After years of low investment in supply – as has been the case since 2011 – security of supply tends to overtake price concerns and utilities re-enter the long-term market to ensure they have a reliable supply of uranium for their reactors. In fact, recent data from the US Energy Information Administration shows that utility inventories are starting to decline and are approaching levels that could put security of supply at risk
“Ultimately, we expect the current market uncertainty to give way to increasing concerns about the security of future supply,” says Cameco.
Blue Sky Uranium Corp. [BSK-TSXV; BKUCF-OTCQB; MAL2-FSE] is a leader in uranium discovery. Its objective is to deliver exceptional returns to shareholders by rapidly advancing a portfolio of surficial uranium deposits into low-cost producers
In keeping with that plan, the company recently launched a reverse circulation drilling program at its wholly-owned Amarillo Grande uranium-vanadium project in Rio Negro Province, Argentina.
“The persistent strong outlook for uranium provides a supportive environment for our work, and we look forward to continued success that will build additional value at Amarillo Grande,” said Blue Sky President and CEO Nikolaos Cacos.
One of the company’s key goals is to produce uranium in Argentina, a South American country that currently lacks the domestic production to support the expansion of its nuclear energy sector. The company also offers investors a window on vanadium, a strategic metal in the United States that has applications in both steel and battery production.
Blue Sky’s exploration and development strategy is led by a highly experienced management team that includes Chairman and founder Joe Grosso, who has been active in Argentina since the country opened its mining sector to foreign investment in 1993.
Using his experience and connections, Blue Sky discovered a new uranium district in Rio Negro Province in the Patagonia region of southern Argentina. The 100%-owned Amarillo Grande Project (AGP) covers 261,000 hectares, and contains the Ivana near-surface deposit, which hosts the largest NI 43-101 compliant uranium resource in the country.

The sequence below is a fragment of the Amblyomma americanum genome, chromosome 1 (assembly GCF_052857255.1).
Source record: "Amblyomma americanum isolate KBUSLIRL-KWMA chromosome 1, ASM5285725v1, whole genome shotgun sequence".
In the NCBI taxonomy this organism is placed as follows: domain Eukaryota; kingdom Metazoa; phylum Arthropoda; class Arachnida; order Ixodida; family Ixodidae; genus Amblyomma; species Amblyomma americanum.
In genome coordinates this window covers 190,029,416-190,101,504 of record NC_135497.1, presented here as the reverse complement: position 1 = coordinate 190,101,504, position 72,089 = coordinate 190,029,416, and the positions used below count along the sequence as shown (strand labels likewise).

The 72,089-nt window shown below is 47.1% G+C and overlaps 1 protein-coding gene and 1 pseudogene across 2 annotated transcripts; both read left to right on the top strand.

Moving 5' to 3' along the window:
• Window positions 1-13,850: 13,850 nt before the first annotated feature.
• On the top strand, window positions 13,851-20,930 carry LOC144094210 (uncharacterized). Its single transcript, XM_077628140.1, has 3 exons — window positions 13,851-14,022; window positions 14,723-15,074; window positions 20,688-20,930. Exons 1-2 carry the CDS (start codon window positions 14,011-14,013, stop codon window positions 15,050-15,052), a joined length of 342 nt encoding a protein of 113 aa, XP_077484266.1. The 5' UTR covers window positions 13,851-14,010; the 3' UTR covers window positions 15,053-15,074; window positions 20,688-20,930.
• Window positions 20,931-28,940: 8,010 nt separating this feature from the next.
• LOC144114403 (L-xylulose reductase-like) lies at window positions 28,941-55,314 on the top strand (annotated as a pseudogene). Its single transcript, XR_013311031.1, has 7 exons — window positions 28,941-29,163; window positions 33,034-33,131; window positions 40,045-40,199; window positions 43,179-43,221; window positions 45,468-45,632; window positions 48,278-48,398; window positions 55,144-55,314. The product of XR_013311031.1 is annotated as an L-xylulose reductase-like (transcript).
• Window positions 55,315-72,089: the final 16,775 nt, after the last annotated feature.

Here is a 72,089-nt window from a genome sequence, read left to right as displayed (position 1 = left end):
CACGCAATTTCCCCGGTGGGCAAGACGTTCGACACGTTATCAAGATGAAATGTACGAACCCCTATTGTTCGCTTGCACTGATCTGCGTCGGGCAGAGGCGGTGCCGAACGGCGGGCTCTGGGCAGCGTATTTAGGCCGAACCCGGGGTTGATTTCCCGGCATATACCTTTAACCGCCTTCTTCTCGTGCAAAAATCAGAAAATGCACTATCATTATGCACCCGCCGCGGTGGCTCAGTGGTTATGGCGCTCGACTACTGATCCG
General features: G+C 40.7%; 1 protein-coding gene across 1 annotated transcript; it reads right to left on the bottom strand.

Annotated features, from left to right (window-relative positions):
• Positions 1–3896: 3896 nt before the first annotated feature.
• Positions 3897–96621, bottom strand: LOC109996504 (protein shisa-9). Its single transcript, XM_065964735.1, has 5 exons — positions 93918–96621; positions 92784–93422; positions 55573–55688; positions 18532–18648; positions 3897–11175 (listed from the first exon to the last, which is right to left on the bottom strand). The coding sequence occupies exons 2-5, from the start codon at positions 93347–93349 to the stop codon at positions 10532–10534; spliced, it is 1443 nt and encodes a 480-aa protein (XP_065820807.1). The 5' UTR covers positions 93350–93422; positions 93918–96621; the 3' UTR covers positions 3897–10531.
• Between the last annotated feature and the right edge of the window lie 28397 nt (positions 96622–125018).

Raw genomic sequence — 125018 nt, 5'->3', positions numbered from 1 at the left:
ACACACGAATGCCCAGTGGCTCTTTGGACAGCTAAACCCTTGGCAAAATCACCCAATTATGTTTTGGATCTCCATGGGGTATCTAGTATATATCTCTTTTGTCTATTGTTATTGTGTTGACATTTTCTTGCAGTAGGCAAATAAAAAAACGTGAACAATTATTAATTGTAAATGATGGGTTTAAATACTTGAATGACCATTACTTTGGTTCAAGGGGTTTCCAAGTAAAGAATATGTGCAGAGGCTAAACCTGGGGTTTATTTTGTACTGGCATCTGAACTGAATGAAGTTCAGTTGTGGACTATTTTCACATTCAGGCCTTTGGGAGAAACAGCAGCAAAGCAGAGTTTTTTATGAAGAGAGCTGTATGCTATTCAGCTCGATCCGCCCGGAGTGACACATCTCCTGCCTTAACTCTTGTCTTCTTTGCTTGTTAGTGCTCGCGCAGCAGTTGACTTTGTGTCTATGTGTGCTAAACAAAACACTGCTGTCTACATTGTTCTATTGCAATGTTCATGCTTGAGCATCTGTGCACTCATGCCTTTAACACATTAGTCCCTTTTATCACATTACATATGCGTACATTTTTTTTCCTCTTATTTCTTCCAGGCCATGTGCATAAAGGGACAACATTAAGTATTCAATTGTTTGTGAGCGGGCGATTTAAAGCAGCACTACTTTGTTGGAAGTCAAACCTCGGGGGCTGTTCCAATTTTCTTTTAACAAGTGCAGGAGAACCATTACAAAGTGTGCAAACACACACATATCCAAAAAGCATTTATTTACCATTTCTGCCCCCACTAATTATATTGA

AGP includes several major target areas over a regional trend, with uranium and vanadium mineralization in loosely consolidated sandstones and conglomerates, at or near surface. The area is flat-lying, semi-arid and accessible year-round, with nearby rail, power and port access.
A positive preliminary economic assessment announced in February, 2019, envisages a surface mining operation that would deliver mill feed to a nearby processing plant or stockpiles at an annual rate of 4.7 million tonnes per year (13,000 tonnes per day).
According to the PEA, a future mining operation could produce 17.5 million pounds of uranium and 6.0 million pounds of vanadium over a projected mine life of 13 years. Annual uranium production is expected to be 1.35 million pounds.
The pre-production capital for such an operation is estimated at US$128.05 million, plus US$35.46 million of sustaining capital.
However, the Ivana deposit covers only a small fraction of the AGP property and the company is currently working to identify multiple new zones of uranium-vanadium mineralization throughout the large project area.
That optimism is based in part on a detailed review and reinterpretation of over 14 years of geological data which has outlined two areas that are thought to have the potential to host uranium-vanadium mineralization that is similar to Ivana.
The recently launched reverse circulation drilling program is expected to include a minimum of 4,500 metres at the high-priority Ivana Central (IC) and Ivana North (IN) targets, located 10 and 20 kilometres north, respectively of the company’s Ivana Deposit.
The company is also planning and permitting to advance the Ivana Este and Quatro targets to the drill stage.
“With the expansion upside at Ivana and the discovery potential for new uranium and vanadium resources throughout the district-scale property, we expect Amarillo Grande to continue to improve its value proposition,” Cacos said.
Any positive news would likely impact the company’s share price in a good way. On April 29, 2021, the shares were trading at 28 cents in a 52-week range of 33 cents and $0.085, leaving the company with a market cap of $45.4 million, based on 162.1 million shares outstanding.
Blue Sky recently closed the final tranche of a non-brokered private placement that raised $5.46 million from a private placement of 42 million units priced at 13 cents per unit.
Each unit will consist of one common share and one transferrable common share purchase warrant. The warrants entitle the holder to buy one additional common share for $0.25 per share for three years from the date of issue.
Proceeds are earmarked for the company’s projects in Argentina and for general working capital.